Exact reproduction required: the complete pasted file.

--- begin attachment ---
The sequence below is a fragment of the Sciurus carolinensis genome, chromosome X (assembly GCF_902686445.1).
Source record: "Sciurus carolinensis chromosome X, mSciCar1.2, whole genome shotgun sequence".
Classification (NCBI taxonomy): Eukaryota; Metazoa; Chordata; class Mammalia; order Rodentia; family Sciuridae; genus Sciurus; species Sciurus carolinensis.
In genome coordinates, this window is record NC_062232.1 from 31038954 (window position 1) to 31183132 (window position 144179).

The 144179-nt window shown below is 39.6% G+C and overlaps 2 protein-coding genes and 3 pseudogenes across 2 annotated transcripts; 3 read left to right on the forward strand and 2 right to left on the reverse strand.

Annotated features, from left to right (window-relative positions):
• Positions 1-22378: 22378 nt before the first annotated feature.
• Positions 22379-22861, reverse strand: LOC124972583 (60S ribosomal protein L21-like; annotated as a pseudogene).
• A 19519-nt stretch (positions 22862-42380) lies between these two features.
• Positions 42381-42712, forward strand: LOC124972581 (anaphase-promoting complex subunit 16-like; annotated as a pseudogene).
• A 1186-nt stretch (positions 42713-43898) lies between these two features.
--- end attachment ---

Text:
The sequence below is a fragment of the Sciurus carolinensis genome, chromosome X (assembly GCF_902686445.1).
Source record: "Sciurus carolinensis chromosome X, mSciCar1.2, whole genome shotgun sequence".
Classification (NCBI taxonomy): Eukaryota; Metazoa; Chordata; class Mammalia; order Rodentia; family Sciuridae; genus Sciurus; species Sciurus carolinensis.
In genome coordinates, this window is record NC_062232.1 from 31038954 (window position 1) to 31183132 (window position 144179).

The 144179-nt window shown below is 39.6% G+C and overlaps 2 protein-coding genes and 3 pseudogenes across 2 annotated transcripts; 3 read left to right on the forward strand and 2 right to left on the reverse strand.

Annotated features, from left to right (window-relative positions):
• Positions 1-22378: 22378 nt before the first annotated feature.
• Positions 22379-22861, reverse strand: LOC124972583 (60S ribosomal protein L21-like; annotated as a pseudogene).
• A 19519-nt stretch (positions 22862-42380) lies between these two features.
• Positions 42381-42712, forward strand: LOC124972581 (anaphase-promoting complex subunit 16-like; annotated as a pseudogene).
• A 1186-nt stretch (positions 42713-43898) lies between these two features.